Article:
Kangaroo populations are bouncing back to concerning levels across many pastoral areas as a result of last summer’s big wet and lower harvesting rates due to the ongoing closure of the major Russian market for kangaroo meat.
Anecdotal reports of large mobs of kangaroos chasing green pick along roadsides are becoming increasingly prevalent as hot and windy conditions continue to dry off standing paddock feed.
Graziers are concerned that if not addressed populations could soon explode to unsustainable levels that would lead to an ecological disaster and accelerate a return to drought in many areas.
The Queensland and New South Wales Governments are due to release the results of their latest official counts of kangaroo populations by November.
AgForce macropod committee spokesman and Quilpie grazier Stephen Tully said Queensland was currently carrying about 15 million kangaroos, but populations could easily double to 30m within the next two years.
When kangaroo numbers last reached 30 million in 2000, more than two thirds died of starvation in the ensuing two years of drought.
“Bear in mind there are only 18 million cattle and five million sheep in Queensland, so these numbers (15 million) are enormous on their own count,” Mr Tully said.
“We would expect numbers to be increasing by at least 5-7 million every year from here.
“So we are heading straight for another ecological disaster of seeing 20 odd million kangaroos die of starvation again, and it is completely able to be prevented.
“It is just that we don’t have the willingness to get something done about this industry so it can actually function in a flexible and professional way.”
Mr Tully wants Government management of the kangaroo industry reviewed and streamlined to remove onerous red tape and ad hoc weight restrictions and to allow harvesters and graziers to make best use of the commercial opportunity that booming kangaroo populations present.
He would like to see the Government consider a more simplified management system in which quota and permit restrictions are used to maintain a minium safety net of 8-10 million kangaroos, but restrictions and permit requirements removed when numbers exceed 15 million.
Mr Tully said rising kangaroo populations would have a significant impact on paddock feed reserves as they increased, particularly if the season continued to dry out.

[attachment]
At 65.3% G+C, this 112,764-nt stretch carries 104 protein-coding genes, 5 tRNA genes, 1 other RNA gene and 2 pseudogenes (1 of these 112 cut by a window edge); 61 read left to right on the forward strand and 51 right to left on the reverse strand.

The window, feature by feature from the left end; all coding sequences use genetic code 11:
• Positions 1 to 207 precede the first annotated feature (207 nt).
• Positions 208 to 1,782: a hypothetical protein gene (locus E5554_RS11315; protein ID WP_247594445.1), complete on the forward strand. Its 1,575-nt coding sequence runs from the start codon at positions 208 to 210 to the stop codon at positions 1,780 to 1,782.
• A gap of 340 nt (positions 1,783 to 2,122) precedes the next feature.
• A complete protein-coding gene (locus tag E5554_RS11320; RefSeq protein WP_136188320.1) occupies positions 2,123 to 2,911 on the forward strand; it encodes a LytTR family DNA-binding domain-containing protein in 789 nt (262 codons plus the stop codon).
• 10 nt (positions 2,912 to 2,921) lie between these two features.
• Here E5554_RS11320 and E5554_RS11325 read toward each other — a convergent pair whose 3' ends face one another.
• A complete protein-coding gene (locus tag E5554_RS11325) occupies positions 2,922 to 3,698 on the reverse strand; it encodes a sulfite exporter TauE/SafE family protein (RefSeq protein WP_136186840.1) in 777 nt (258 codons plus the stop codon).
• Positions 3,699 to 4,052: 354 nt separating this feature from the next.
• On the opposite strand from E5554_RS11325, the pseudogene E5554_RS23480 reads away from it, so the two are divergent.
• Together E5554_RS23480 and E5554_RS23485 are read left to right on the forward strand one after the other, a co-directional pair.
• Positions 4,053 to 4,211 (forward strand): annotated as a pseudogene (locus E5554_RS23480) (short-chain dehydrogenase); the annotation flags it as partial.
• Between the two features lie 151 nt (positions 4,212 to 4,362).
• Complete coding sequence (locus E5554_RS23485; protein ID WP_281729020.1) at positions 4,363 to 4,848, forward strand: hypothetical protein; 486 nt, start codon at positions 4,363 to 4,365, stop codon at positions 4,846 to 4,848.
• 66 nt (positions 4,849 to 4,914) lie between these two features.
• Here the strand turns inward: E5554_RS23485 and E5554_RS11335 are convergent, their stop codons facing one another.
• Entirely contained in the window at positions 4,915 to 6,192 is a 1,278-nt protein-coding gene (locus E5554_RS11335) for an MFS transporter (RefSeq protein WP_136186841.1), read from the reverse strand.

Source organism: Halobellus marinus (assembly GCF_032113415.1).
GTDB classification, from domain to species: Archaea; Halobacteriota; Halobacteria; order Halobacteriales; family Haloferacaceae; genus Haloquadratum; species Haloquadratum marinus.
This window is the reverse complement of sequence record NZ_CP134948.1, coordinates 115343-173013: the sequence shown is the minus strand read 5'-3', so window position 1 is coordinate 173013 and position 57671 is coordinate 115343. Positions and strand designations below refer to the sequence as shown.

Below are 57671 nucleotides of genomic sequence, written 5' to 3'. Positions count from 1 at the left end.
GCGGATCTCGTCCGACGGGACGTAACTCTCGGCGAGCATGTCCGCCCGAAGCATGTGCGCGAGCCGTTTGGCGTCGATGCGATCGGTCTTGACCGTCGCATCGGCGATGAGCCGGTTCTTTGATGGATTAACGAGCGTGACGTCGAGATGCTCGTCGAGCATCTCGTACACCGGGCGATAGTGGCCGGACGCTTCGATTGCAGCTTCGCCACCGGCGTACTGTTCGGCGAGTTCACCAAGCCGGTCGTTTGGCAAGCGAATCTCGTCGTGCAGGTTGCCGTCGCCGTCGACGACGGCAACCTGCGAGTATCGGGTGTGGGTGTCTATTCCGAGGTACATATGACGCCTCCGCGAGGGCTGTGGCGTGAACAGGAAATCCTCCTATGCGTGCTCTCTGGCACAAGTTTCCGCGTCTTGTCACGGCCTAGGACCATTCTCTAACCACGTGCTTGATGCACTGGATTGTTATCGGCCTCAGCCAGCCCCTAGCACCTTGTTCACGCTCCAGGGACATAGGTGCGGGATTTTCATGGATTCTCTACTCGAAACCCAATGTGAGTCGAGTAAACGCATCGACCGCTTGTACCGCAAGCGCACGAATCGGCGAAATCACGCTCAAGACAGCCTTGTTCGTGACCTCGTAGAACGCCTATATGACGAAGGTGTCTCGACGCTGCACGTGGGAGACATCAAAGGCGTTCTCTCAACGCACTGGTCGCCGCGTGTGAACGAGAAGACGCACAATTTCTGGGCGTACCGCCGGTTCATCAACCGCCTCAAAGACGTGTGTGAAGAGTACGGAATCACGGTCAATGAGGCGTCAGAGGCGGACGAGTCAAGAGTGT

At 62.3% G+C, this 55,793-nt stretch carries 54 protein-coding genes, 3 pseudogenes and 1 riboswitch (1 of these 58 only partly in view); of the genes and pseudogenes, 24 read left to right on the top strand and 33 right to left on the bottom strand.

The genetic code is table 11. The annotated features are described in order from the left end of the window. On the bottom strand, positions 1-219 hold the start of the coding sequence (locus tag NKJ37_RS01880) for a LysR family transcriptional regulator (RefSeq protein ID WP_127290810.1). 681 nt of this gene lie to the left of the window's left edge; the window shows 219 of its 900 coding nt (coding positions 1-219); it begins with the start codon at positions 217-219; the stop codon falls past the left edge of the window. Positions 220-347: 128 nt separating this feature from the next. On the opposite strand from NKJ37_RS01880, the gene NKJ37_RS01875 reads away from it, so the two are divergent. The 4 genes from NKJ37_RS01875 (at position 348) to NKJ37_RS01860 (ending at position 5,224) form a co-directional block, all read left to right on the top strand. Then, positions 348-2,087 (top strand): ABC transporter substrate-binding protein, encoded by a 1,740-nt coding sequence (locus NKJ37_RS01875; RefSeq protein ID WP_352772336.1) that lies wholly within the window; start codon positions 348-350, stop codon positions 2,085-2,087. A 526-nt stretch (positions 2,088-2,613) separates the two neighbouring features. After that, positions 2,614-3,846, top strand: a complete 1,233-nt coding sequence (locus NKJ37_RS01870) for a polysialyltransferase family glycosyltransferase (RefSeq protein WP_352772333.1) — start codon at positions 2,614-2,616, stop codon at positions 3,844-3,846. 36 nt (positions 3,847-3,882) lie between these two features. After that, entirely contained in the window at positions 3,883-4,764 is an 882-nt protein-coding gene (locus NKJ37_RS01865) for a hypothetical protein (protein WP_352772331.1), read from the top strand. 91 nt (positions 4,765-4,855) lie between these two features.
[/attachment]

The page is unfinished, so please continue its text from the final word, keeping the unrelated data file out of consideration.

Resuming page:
“I think for most people they aren’t having a major impact yet, but there are always pockets where they are.”
Longreach kangaroo harvester and box operator Jeff Newton said kangaroo populations had the potential to increase extremely quickly because female kangaroos bred year around. “They always have three on the go, one at foot, one in the pouch and one on the way,” he said.
“If we get a reasonable season again they are going to explode.”
Mr Newton said the kangaroo meat industry had suffered since the Russian ban was imposed over a contamination issue more than two years ago, and many harvesters had either left or were leaving the industry.
“We staggered on for the best part of three years now and everyone has just had enough,” he said.
Shooters are currently receiving about 70c/kg carcase weight, down from $1.20/kg when the Russian market was at its peak. Those that had stuck with the industry were having to shoot more kangaroos to remain viable, which meant longer hours in the field and higher costs.
Traditionally shooters had a fallback market of shooting for skins but Mr Newton said that market was no longer viable after major manufacturers such as Adidas moved away from using kangaroo leather in response to public pressure from animal rights activists.
He said grazing pressure from kangaroos would build.
“There is so much bulk feed at the moment,” Mr Newton said. “Obviously they will be having an impact, it is a different story to when there is no grass at all, but there is still grass three foot high here.
“There is no protein in it and the roos just move to where the green feed is.”